The ambiguous meanings behind Thailand’s referendum result. 

Thailand’s military government won a resounding and decisive victory in the country’s controversial referendum on 7 August.

While it is clear that the triumph of the Yes vote will now see the country governed by a military-backed constitution – one that sees the military and elite minority control the country’s politics well into the future – an equally important question needs to be asked: what were the intentions and motivations behind ordinary Thais’ votes? The answer is rather ambiguous.

Media, academics, and civil society have interpreted the result’s meaning from very different perspectives.

Some see the Yes vote as indicating the high popularity of the junta, while many interpret the result as an expression of Thai voters’ preference to have an election sooner rather than their willingness to support the military. Others attribute the victory to Thais’ demands for anti-corruption, or even to the Thai people’s weariness of endless political conflict.

Such ambiguity is not unusual, as referendums often pose a particularly complex challenge – what David Estlund has called the “disjunction problem.”

Simply put, the motivations behind someone’s vote for a particular outcome could be derived from numerous reasons. As a result, it is extremely difficult to identify which individual reason is the main contributor to the way someone voted, and the overall victory of one position.

It is of course impossible to grasp the complete meaning of the people’s vote since they are an aggregation of individual voices. Yet, free campaigns, public debates, and the role of the media could help mitigate the problem by roughly defining the meanings of each voting choice.

In such an open and free context, the media would start this process by articulating the main rationales in favour of each choice. Public debates and campaigns would then capture these reasons and further inform the key directions of debate.

With some degree of public consensus on the meanings behind each choice, citizens could then strategically decide to select the choice that they think is likely to win and help achieve their objectives, while neglecting their less pressing agendas. Such strategic thinking also more clearly shapes the meaning behind each choice.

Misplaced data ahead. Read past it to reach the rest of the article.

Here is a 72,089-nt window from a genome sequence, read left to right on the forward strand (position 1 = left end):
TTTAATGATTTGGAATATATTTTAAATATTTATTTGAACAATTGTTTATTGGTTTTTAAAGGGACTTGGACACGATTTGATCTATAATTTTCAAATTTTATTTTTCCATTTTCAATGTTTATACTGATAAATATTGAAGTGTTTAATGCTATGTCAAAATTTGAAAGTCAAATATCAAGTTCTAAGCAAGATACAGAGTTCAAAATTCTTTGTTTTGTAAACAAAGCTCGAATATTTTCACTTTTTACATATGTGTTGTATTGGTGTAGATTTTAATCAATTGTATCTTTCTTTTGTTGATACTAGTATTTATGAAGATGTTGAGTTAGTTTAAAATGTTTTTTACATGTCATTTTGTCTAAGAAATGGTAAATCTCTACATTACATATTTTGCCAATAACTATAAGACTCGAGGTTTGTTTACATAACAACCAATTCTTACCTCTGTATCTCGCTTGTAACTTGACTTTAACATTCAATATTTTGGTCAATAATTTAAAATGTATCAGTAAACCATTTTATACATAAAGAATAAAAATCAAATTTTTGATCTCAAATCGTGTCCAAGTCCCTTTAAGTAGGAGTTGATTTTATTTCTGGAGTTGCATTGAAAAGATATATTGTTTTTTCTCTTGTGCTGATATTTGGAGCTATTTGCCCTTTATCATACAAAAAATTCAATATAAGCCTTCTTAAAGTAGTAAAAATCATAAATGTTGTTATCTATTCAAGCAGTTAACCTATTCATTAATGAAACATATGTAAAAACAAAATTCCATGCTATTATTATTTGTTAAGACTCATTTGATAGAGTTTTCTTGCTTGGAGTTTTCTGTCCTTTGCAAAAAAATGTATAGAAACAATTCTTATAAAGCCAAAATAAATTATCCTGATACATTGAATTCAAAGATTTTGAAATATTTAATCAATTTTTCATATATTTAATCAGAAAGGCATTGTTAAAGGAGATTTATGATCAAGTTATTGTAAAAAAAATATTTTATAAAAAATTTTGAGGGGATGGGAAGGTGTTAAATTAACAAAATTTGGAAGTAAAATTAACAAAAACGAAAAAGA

The need to establish a common understanding of the meanings and the potential outcome of each vote does not imply that citizens who disregard mainstream reasons and strategic thinking are irrational.

However, providing the directions for strategic thinking and conveying the meanings assigned to each vote are nonetheless vital because they can help political actors better understand what voters want, thus enabling them to respond to voters more rationally.

In the Thai referendum, the meaning of each voting choice was poorly formed. This is largely because the authorities imposed severe restrictions ahead of the poll.

While politicians, political leaders, and key activists could express their stances on the referendum, without public debate and campaigning, the rationales in favour of each choice were scattered and conflicted with one another.

From the rhetoric expressed before the referendum, rationales for voting Yes ranged from supporting the junta and opposing Thaksin, to opposing the junta. The latter was aimed at preventing a longer term for the military government. Other reasons for advocating Yes were that the Draft Constitution was most suited for the current political circumstance, and that it could bring about a general election early.

Likewise, the rhetoric for voting No expressed prior to the poll widely ranged from supporting the junta to opposing the junta.

The former indicates a preference for the junta to stay in power longer. The latter showed disagreements with the content in the Draft Constitution, which will result in an enhancement of the elites control over Thai politics and considerable reductions of entitlements on citizen’s fundamental rights. Some Thais also expressed their intentions by not to voting to refuse the legitimacy of the junta-backed Draft Constitution and the unfair referendum.

As a result, post-referendum Thai society remains unsure of the vote’s overall meaning. Political actors, in turn, cannot rationally respond in such a situation. This has led to more questions about the future directions of Thailand’s politics. For example, should the military remain in government longer? Which parts of the Constitution should be especially reconsidered? Or what are the main areas we should improve in the future?

What Thai society could do now is to attempt to understand the meanings of the vote better – perhaps by conducting valid opinion polls. Otherwise, with the ambiguous meanings of the people’s votes, each group could endlessly interpret the meanings in favour of their preferences — and this would bring about the problem of the legitimacy, which is ironically the raison d’être of the referendum.

Tawan Manakun is a master’s degree candidate in political theory at London School of Economics and Political Science.

Jittip Mongkolnchaiarunya is a master’s degree candidate in international affairs at Columbia University’s School of International and Public Affairs. She is currently interning at the Sydney Cyber Security Network, the University of Sydney.